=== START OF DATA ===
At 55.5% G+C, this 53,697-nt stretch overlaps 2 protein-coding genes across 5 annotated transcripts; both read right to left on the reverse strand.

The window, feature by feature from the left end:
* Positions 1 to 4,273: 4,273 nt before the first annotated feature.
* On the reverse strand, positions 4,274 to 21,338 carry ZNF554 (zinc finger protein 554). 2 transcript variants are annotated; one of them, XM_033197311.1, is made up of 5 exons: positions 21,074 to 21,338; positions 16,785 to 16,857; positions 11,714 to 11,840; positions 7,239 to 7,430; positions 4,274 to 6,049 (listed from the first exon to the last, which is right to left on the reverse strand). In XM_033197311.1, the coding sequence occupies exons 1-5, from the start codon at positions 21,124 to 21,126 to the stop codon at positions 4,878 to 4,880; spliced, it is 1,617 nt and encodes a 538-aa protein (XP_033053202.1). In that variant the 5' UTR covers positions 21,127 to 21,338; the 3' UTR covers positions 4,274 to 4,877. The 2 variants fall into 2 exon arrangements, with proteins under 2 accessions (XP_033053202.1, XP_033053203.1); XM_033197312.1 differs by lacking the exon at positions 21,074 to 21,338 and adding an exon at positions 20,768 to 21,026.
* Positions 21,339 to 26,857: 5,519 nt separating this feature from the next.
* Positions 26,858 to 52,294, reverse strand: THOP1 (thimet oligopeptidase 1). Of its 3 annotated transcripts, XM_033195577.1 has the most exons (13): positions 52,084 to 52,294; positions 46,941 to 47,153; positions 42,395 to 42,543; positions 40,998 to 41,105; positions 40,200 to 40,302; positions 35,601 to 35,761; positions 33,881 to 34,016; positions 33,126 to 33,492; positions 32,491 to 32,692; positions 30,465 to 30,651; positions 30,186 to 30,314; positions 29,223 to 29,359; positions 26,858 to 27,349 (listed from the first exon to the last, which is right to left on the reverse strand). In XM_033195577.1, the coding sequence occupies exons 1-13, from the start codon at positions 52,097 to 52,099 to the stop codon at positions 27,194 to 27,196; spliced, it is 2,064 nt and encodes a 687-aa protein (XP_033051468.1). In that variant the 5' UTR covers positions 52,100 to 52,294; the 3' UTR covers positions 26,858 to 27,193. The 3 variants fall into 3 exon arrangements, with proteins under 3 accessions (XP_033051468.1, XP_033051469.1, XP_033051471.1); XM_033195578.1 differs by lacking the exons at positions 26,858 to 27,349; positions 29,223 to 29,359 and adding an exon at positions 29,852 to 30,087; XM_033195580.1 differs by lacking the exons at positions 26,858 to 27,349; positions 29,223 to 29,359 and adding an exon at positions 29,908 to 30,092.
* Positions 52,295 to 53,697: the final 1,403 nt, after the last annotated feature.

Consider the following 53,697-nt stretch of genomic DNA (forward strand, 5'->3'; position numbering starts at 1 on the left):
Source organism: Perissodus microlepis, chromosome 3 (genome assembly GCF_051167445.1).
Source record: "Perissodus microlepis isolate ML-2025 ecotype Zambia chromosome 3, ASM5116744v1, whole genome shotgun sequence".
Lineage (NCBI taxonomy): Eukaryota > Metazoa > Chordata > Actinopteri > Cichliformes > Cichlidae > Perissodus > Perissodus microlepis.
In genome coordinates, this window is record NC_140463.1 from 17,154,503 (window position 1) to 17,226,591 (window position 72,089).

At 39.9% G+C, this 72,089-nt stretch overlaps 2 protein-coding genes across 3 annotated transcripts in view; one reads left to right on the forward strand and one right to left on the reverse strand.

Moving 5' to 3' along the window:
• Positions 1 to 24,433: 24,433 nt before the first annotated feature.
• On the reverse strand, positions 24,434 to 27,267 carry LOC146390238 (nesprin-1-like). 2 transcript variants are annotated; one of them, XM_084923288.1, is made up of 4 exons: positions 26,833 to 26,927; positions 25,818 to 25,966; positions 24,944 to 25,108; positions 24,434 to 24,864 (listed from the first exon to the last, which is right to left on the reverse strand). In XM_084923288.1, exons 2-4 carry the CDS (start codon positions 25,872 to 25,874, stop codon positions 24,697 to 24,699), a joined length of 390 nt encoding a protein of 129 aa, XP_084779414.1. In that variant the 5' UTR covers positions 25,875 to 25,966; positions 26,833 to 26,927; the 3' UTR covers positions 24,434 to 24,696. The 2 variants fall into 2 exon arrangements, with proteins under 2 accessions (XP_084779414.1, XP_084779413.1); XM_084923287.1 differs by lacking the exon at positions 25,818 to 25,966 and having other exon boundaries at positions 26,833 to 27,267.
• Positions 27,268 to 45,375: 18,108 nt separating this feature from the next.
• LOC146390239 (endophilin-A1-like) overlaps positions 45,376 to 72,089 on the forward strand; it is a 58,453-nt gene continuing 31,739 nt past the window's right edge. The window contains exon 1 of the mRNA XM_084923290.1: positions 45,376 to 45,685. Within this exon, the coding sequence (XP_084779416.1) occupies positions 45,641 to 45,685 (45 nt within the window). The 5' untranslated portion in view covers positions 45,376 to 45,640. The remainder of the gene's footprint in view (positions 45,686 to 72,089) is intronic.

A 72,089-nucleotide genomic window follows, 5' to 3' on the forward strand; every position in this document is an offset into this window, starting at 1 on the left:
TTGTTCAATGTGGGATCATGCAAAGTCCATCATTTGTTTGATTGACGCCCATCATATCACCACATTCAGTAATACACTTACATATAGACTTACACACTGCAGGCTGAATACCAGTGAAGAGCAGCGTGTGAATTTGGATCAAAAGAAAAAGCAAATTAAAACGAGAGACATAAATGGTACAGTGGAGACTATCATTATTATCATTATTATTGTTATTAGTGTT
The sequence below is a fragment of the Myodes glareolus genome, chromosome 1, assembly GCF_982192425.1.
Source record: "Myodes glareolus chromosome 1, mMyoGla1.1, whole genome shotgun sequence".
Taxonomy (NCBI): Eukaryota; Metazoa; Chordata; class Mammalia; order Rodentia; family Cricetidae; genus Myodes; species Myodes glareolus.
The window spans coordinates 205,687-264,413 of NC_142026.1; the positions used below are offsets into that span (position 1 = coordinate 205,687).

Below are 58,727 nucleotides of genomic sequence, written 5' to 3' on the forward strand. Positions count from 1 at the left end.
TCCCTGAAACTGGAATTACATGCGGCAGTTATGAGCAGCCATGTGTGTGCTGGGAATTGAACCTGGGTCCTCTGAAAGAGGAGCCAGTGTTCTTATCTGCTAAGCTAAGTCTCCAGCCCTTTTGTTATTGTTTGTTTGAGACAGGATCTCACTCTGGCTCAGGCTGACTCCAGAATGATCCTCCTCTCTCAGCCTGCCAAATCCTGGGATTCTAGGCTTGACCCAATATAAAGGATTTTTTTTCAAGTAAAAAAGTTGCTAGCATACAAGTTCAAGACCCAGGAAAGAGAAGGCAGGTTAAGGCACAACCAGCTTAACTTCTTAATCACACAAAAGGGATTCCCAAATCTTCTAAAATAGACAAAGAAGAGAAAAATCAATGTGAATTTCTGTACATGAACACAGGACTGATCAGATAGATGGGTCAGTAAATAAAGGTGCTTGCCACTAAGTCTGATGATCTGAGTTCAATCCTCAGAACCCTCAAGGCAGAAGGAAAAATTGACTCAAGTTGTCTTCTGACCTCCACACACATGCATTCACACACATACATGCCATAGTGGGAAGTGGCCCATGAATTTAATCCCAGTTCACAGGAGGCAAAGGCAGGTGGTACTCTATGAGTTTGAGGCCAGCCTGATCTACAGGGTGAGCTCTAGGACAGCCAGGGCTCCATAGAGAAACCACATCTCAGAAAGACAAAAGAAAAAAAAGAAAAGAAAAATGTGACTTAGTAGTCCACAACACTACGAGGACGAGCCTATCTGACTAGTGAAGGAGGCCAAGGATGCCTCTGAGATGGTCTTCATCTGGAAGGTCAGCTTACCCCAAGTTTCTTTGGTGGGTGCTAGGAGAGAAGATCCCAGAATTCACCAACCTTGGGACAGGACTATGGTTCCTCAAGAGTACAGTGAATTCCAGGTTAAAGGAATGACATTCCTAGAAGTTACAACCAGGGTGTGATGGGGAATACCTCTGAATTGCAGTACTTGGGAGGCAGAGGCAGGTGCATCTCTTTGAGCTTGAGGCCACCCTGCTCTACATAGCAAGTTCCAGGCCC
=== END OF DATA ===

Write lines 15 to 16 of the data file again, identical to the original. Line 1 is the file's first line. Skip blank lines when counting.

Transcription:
• Positions 1 to 24,433: 24,433 nt before the first annotated feature.
• On the reverse strand, positions 24,434 to 27,267 carry LOC146390238 (nesprin-1-like). 2 transcript variants are annotated; one of them, XM_084923288.1, is made up of 4 exons: positions 26,833 to 26,927; positions 25,818 to 25,966; positions 24,944 to 25,108; positions 24,434 to 24,864 (listed from the first exon to the last, which is right to left on the reverse strand). In XM_084923288.1, exons 2-4 carry the CDS (start codon positions 25,872 to 25,874, stop codon positions 24,697 to 24,699), a joined length of 390 nt encoding a protein of 129 aa, XP_084779414.1. In that variant the 5' UTR covers positions 25,875 to 25,966; positions 26,833 to 26,927; the 3' UTR covers positions 24,434 to 24,696. The 2 variants fall into 2 exon arrangements, with proteins under 2 accessions (XP_084779414.1, XP_084779413.1); XM_084923287.1 differs by lacking the exon at positions 25,818 to 25,966 and having other exon boundaries at positions 26,833 to 27,267.